How will the Election Commission identify the ‘real’ Shiv Sena after the Supreme Court order?
New Delhi: A lengthy verification process by the Election Commission (EC), which could take several months, will determine which of the two factions of the party bears the name and symbol of the Shiv Sena.
According to legal experts, the key to both sides is physical evidence on the number of supporters they enjoy in both the organizational side and the legislative wing. SK Mendiratta, former legal advisor to the Election Commission, said, “All material evidence will be examined in an impartial manner. In addition to the organization and strength in the legislative wing, political activities can also be considered. ,
The central election watchdog, which had so far waited for the Supreme Court’s ruling in the case of the “real Shiv Sena”, has now officially moved on from the top court. A constitution bench headed by Justice DY Chandrachud and comprising Justices MR Shah, Krishna Murari, Hema Kohli and PS Narasimha refused to stay the proceedings of the Election Commission and rejected Uddhav Thackeray’s argument that the body should be replaced by Shiv Sena. One should wait for the top court to decide on the disqualification of the MLAs. ,
The Election Symbols (Reservation and Allotment) Order, 1968 seeks to determine who gets the party’s symbol, flag and name.
Section 15 of the Act states, “When the Commission is satisfied with the information in its possession that a recognized political party has a rival class or group, each of which claims to be that party, the Commission shall make all available having regard to the facts and circumstances of the case and hearing such representatives of the sections or groups and other persons as may be heard, decide that one such rival class or group or one of such rival classes or groups is not a recognized political party and the decision of the Commission shall be binding on all such rival classes or groups.”
According to office bearers aware of the process, the EC’s first step would be to make separate calls to both the parties, through their lawyers, to produce whatever documents they have to support their claims.
“The EC will focus on how many members of both the factions are in the organization and the legislative wing. It also includes the number of members in both the Legislative Assembly and Parliament. Both the parties will have to submit these materials in the form of affidavits,” said a senior official.
Abhishek Singhvi, counsel for the Uddhav Thackeray-led faction, said. “All efforts will be made with the support of material. We hope to prove that both the organization and the electoral wing belong to the Sena led by Uddhav. This will be a verification exercise based on the material. ,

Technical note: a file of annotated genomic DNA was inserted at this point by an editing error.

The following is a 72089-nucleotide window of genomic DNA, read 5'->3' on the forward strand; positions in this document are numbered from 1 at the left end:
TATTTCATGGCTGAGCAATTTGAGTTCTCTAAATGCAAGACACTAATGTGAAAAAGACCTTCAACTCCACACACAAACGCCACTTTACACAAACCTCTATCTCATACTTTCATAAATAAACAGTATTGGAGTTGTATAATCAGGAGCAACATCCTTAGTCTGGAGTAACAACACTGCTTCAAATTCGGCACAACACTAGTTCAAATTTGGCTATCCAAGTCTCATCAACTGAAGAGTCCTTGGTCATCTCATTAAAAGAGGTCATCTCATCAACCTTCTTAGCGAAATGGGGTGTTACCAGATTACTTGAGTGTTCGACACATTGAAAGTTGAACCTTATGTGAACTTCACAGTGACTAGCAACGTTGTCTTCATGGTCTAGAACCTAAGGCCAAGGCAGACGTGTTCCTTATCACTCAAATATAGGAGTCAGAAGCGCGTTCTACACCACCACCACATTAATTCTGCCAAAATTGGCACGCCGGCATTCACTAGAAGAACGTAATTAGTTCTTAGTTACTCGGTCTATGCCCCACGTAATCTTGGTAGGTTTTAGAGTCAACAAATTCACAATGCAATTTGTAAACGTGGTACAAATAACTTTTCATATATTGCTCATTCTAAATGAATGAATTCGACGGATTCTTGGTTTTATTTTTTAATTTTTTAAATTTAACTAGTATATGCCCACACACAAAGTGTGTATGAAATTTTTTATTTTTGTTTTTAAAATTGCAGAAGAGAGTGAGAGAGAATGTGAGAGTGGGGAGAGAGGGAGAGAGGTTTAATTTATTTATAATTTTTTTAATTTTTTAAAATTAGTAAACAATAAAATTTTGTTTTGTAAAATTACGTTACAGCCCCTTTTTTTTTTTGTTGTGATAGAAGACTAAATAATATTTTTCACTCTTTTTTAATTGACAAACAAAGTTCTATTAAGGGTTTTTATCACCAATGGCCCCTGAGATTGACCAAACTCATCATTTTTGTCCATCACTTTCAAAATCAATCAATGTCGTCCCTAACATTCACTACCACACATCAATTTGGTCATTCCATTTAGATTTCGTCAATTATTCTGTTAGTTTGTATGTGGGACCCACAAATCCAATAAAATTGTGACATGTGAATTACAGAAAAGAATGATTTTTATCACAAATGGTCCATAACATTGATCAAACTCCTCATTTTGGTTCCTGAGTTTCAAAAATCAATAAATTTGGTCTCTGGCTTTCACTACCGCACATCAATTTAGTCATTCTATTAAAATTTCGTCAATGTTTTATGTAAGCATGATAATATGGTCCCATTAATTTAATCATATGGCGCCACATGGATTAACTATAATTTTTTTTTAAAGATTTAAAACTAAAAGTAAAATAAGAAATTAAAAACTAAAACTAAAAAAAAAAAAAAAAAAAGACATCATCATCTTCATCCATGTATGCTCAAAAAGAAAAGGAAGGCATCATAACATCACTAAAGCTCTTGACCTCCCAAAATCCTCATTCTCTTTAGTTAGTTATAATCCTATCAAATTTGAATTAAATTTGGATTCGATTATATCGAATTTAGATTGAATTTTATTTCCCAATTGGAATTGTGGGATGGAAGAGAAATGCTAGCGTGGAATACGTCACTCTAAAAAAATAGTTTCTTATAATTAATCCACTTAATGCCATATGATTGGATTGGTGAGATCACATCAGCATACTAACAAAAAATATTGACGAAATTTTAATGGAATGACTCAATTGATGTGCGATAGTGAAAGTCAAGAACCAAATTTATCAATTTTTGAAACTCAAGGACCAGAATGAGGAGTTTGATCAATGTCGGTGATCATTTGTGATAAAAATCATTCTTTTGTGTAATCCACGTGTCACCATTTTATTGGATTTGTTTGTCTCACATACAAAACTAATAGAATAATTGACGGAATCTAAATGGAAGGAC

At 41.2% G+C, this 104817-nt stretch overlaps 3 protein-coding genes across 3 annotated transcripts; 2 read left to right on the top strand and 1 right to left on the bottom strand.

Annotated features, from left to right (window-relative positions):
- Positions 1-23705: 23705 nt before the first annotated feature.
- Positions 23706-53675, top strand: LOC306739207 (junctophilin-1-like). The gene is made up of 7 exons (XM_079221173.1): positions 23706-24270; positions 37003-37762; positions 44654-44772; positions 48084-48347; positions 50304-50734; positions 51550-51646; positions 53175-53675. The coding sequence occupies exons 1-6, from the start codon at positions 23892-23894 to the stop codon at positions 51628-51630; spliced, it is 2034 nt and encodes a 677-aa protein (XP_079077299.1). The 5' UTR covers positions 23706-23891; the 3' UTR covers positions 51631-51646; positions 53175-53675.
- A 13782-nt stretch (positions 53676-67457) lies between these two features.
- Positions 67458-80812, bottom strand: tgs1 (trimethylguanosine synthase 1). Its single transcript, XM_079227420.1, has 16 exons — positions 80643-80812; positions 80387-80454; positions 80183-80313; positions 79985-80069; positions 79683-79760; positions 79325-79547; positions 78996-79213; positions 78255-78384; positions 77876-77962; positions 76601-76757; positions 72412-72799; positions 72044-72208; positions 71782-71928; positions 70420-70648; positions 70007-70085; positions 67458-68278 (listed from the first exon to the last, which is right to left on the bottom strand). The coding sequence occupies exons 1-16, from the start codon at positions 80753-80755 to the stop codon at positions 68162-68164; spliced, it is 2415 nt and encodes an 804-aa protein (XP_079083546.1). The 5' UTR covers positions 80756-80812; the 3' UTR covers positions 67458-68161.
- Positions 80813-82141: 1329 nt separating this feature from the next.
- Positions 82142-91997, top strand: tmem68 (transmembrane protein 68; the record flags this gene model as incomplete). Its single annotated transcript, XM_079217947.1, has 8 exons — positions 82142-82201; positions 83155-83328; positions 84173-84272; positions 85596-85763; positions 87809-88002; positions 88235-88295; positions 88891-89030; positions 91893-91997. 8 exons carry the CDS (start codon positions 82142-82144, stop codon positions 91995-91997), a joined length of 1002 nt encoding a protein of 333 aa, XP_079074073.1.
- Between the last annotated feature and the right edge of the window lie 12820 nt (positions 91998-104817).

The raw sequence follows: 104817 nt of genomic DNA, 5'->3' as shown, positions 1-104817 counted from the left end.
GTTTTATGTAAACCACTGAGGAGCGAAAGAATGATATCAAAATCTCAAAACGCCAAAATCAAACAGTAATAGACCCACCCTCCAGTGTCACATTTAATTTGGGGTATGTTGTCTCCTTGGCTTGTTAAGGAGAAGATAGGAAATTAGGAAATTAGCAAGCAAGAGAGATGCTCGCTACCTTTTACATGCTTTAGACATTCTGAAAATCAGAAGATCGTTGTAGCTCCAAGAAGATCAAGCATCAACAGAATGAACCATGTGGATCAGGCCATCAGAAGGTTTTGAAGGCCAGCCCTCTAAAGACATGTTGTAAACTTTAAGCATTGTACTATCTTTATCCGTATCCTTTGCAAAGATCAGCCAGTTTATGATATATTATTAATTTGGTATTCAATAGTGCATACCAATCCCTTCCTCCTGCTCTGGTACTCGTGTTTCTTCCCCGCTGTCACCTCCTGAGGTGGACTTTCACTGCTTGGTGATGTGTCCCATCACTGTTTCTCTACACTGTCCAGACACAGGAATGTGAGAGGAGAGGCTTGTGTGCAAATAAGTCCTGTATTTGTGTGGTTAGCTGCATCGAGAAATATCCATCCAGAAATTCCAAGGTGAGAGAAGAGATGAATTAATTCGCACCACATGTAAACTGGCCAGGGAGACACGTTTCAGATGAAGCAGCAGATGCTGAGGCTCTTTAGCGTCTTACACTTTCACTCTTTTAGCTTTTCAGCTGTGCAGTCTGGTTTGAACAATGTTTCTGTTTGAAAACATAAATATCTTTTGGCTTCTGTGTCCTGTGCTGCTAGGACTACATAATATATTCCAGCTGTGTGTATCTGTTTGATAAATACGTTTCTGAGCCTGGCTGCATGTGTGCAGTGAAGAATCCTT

To be sure, the faction led by current Maharashtra Chief Minister Eknath Shinde has more MLAs.
According to former Chief Election Commissioner SY Qureshi, the Election Commission decides the matter on the basis of “rule of majority”. He said the election body examines which faction has a majority in the legislative and organizational departments.
In case of legislative majority, the Election Commission will take into account which faction has the support of more MLAs (MLAs) and MPs (MPs). The former CEC said that as far as the organizational majority is concerned, all office-bearers of the party and those eligible for appointment of the president of the political party are taken into account.
The party must submit a signed affidavit declaring its support. “The Election Commission goes through a rigorous process of comparing signatures in case they are forged, i.e. if an eligible member has signed for both the parties,” Qureshi said. “Once this happens, the Election Commission decides which party gets the election symbol.”
Qureshi said that after the split of the Congress in 1969, the Supreme Court had upheld this principle. The Supreme Court upheld the said argument in the year 1971. “The majority principle has stood the test of judicial scrutiny,” Qureshi said.
If there is no certainty that the party is either vertically divided or it is not possible to say which group has the majority, the Election Commission may freeze the party’s emblem and allow the groups to register themselves with new names. or may allow the addition of party prefixes or suffixes. current name. “But this rarely happens; The Election Commission usually rules in favor of one or the other side,” the former CEC said.
The fight over the symbol has been bitter in the past, with the Election Commission being flooded with reactions from every faction of the party.
After the split of the Samajwadi Party in Uttar Pradesh in 2017, both the factions approached the commission for the iconic bicycle emblem.
The Election Commission looked at the numbers and found that the Akhilesh Yadav faction has the support of 205 out of 228 party MLAs. The Chief Minister also had the support of 56 out of 68 members of the Legislative Council and 15 out of 24 MPs.